I’m afraid 1907 wasn’t a great year for bestselling novels. They were lightweights, one and all.
The Lady of the Decoration
The best of the lot is Frances Little’s The Lady of the Decoration, a sunny epistolary novel purporting to be written by Southern widow working as a nursery school teacher at a mission school in Japan.
Her husband’s untimely death had left her practically penniless. The teaching job offered not only a salary, but also an escape from reminders of of her unhappy marriage.
The Lady finds she has a natural aptitude for organizing and a gift for teaching. She adores and is adored by her students. Before long, the adults of Hiroshima are enthralled by her as well.
Although the lady is often lonely and unhappy far from home, her natural good humor and her fascination with Japan and its people keep her from giving in to unhappiness.
The story is gentle and sweet and funny, just serious enough to avoid sentimentalism but not so serious as to sound preachy. It’s not a great book, but it’s a good one.
The Daughter of Anderson Crow
The only other 1907 novel that still is likely to attract a twenty-first century reader is The Daughter of Anderson Crow by George Barr McCutcheon.
It’s the story of a baby left on the doorstep.
The doorstep belongs to Anderson Crow, the Tinkletown marshal and holder of various other town offices which Anderson Crow and most of the town residents think only Anderson Crow has the mental capacity to fill.
In fact, Anderson Crow’s brainpower falls far short of brilliance and a stone’s throw short of common sense: He’s a pompous rube among groveling rubes.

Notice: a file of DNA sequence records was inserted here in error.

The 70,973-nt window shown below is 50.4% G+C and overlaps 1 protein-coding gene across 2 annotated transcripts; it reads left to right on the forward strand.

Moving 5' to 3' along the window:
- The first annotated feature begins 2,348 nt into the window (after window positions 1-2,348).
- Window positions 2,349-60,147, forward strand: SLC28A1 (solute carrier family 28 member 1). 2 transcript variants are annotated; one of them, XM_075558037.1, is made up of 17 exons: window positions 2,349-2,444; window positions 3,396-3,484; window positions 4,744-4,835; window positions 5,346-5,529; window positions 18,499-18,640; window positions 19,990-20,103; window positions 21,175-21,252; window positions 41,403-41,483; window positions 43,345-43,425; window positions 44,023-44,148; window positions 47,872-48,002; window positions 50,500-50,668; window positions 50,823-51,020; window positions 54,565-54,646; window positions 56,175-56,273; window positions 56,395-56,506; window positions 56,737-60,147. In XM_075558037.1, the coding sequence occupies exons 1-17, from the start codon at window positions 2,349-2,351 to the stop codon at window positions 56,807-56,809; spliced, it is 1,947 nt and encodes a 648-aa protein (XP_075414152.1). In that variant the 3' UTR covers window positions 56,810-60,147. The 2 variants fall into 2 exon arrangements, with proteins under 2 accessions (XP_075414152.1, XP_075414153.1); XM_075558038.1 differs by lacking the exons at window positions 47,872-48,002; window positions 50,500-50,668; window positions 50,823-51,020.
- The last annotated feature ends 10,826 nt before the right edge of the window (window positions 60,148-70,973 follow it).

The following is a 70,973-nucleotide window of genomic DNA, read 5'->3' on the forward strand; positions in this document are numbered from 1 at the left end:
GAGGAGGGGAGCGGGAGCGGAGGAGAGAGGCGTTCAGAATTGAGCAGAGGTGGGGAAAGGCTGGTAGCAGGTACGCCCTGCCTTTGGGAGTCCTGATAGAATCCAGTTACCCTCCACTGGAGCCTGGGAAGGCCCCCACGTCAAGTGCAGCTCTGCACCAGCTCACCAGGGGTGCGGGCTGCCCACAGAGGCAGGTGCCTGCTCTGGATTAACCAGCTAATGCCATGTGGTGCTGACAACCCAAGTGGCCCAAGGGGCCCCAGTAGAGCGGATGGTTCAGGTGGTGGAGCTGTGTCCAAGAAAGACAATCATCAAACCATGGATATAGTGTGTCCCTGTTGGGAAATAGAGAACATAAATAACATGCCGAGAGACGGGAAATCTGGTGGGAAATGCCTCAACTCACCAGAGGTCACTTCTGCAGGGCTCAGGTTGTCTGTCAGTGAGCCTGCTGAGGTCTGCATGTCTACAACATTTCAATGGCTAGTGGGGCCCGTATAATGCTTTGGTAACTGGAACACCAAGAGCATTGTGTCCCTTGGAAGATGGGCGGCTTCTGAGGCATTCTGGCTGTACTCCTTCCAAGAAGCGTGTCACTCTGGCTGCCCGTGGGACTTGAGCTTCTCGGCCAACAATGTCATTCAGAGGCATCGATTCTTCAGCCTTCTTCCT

McCutcheon’s plot is tangled and implausible. He can’t seem to make up his mind what his authorial perspective on his characters should be.
However, McCutcheon’s humor glosses over the novel’s flaws and makes the novel’s silliness seem a virtue.
The Younger Set
My third choice is The Younger Set by Robert W. Chambers, which by comparison to Lady and Anderson Crow feels like an academic treatise.
Chambers focuses on Capt. Philip Selwyn who had been planning on an army career until his wife ran off with another man. Selwyn “did the decent thing” and allowed himself to be branded the guilty party to the divorce, which ruined her career.
It does not, however, stop him loving his wife or feeling unable to consider marriage to another woman while his wife lives.
The Younger Set is remembered today—if it is remembered at all—as the source of the quotation, “He shaves the dead line like a safety razor, but he’s never yet cut through it.”
Chambers’ contemporaries noted the book for another passage, which Vera Brittian refers to in her nonfiction memoir Testament of Youth:
I should like to know…something about everything. That being out of the question, I should like to know everything about something. That also being out of the question, for third choice I should like to know something about something. I am not too ambitious, am I?
Neither of my two top picks is a great novel or a particularly memorable novel, but each one will provide entertainment without over-exerting a reader’s mental faculties.
The Younger Set is a better novel than the other two, but most of today’s readers will be baffled or amused by Selwin’s reaction to his unfaithful wife. They’ll probably be content with no more than the few lines I quoted.
©2017 Linda Gorton Aragoni